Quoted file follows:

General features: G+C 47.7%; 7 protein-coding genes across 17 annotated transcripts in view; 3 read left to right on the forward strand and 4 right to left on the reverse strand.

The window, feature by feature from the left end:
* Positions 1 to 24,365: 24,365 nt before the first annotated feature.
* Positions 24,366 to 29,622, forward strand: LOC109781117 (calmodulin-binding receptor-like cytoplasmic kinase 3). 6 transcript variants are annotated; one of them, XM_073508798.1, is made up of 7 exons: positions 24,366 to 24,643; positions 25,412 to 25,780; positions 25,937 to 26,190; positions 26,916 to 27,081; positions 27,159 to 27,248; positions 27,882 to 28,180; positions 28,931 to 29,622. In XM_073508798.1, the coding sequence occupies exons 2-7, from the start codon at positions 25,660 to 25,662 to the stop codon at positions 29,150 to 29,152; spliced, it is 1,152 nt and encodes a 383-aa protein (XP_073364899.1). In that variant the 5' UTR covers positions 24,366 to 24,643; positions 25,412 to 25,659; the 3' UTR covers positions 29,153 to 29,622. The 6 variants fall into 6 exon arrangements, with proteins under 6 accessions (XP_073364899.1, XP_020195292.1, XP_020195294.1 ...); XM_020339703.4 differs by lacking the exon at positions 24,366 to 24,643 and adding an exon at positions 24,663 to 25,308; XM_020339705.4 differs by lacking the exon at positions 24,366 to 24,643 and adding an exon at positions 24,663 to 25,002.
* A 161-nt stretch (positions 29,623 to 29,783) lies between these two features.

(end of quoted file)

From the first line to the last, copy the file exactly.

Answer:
General features: G+C 47.7%; 7 protein-coding genes across 17 annotated transcripts in view; 3 read left to right on the forward strand and 4 right to left on the reverse strand.

The window, feature by feature from the left end:
* Positions 1 to 24,365: 24,365 nt before the first annotated feature.
* Positions 24,366 to 29,622, forward strand: LOC109781117 (calmodulin-binding receptor-like cytoplasmic kinase 3). 6 transcript variants are annotated; one of them, XM_073508798.1, is made up of 7 exons: positions 24,366 to 24,643; positions 25,412 to 25,780; positions 25,937 to 26,190; positions 26,916 to 27,081; positions 27,159 to 27,248; positions 27,882 to 28,180; positions 28,931 to 29,622. In XM_073508798.1, the coding sequence occupies exons 2-7, from the start codon at positions 25,660 to 25,662 to the stop codon at positions 29,150 to 29,152; spliced, it is 1,152 nt and encodes a 383-aa protein (XP_073364899.1). In that variant the 5' UTR covers positions 24,366 to 24,643; positions 25,412 to 25,659; the 3' UTR covers positions 29,153 to 29,622. The 6 variants fall into 6 exon arrangements, with proteins under 6 accessions (XP_073364899.1, XP_020195292.1, XP_020195294.1 ...); XM_020339703.4 differs by lacking the exon at positions 24,366 to 24,643 and adding an exon at positions 24,663 to 25,308; XM_020339705.4 differs by lacking the exon at positions 24,366 to 24,643 and adding an exon at positions 24,663 to 25,002.
* A 161-nt stretch (positions 29,623 to 29,783) lies between these two features.